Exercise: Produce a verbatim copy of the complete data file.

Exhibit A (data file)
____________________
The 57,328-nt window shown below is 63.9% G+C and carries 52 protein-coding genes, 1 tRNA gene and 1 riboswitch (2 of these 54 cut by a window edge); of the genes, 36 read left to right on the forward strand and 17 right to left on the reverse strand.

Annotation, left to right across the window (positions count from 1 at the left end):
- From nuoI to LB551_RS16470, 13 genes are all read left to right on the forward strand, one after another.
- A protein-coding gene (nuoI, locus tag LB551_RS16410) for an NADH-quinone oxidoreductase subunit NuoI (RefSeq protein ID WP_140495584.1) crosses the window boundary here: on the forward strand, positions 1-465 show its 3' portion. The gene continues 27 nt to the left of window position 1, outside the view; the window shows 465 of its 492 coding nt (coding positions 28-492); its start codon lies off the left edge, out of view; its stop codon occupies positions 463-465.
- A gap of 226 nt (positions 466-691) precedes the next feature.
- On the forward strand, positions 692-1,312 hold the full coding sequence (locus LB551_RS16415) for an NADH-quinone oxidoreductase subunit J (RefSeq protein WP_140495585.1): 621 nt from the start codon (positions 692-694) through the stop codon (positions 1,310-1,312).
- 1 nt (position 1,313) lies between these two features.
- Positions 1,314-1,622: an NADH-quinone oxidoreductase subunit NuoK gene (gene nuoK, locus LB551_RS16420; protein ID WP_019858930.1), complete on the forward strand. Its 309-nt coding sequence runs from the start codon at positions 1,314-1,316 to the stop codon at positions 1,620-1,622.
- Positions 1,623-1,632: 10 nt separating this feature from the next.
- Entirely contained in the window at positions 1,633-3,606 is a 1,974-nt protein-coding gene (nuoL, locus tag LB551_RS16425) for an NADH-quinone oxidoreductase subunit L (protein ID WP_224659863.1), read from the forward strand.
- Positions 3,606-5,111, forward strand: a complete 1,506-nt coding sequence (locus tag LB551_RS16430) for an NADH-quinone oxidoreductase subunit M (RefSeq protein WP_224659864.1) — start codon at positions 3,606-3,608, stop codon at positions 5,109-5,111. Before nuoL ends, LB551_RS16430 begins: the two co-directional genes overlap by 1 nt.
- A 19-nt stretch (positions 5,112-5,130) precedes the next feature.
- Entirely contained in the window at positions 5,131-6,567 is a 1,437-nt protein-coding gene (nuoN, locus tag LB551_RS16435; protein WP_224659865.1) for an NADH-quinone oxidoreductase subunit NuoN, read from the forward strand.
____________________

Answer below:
The 57,328-nt window shown below is 63.9% G+C and carries 52 protein-coding genes, 1 tRNA gene and 1 riboswitch (2 of these 54 cut by a window edge); of the genes, 36 read left to right on the forward strand and 17 right to left on the reverse strand.

Annotation, left to right across the window (positions count from 1 at the left end):
- From nuoI to LB551_RS16470, 13 genes are all read left to right on the forward strand, one after another.
- A protein-coding gene (nuoI, locus tag LB551_RS16410) for an NADH-quinone oxidoreductase subunit NuoI (RefSeq protein ID WP_140495584.1) crosses the window boundary here: on the forward strand, positions 1-465 show its 3' portion. The gene continues 27 nt to the left of window position 1, outside the view; the window shows 465 of its 492 coding nt (coding positions 28-492); its start codon lies off the left edge, out of view; its stop codon occupies positions 463-465.
- A gap of 226 nt (positions 466-691) precedes the next feature.
- On the forward strand, positions 692-1,312 hold the full coding sequence (locus LB551_RS16415) for an NADH-quinone oxidoreductase subunit J (RefSeq protein WP_140495585.1): 621 nt from the start codon (positions 692-694) through the stop codon (positions 1,310-1,312).
- 1 nt (position 1,313) lies between these two features.
- Positions 1,314-1,622: an NADH-quinone oxidoreductase subunit NuoK gene (gene nuoK, locus LB551_RS16420; protein ID WP_019858930.1), complete on the forward strand. Its 309-nt coding sequence runs from the start codon at positions 1,314-1,316 to the stop codon at positions 1,620-1,622.
- Positions 1,623-1,632: 10 nt separating this feature from the next.
- Entirely contained in the window at positions 1,633-3,606 is a 1,974-nt protein-coding gene (nuoL, locus tag LB551_RS16425) for an NADH-quinone oxidoreductase subunit L (protein ID WP_224659863.1), read from the forward strand.
- Positions 3,606-5,111, forward strand: a complete 1,506-nt coding sequence (locus tag LB551_RS16430) for an NADH-quinone oxidoreductase subunit M (RefSeq protein WP_224659864.1) — start codon at positions 3,606-3,608, stop codon at positions 5,109-5,111. Before nuoL ends, LB551_RS16430 begins: the two co-directional genes overlap by 1 nt.
- A 19-nt stretch (positions 5,112-5,130) precedes the next feature.
- Entirely contained in the window at positions 5,131-6,567 is a 1,437-nt protein-coding gene (nuoN, locus tag LB551_RS16435; protein WP_224659865.1) for an NADH-quinone oxidoreductase subunit NuoN, read from the forward strand.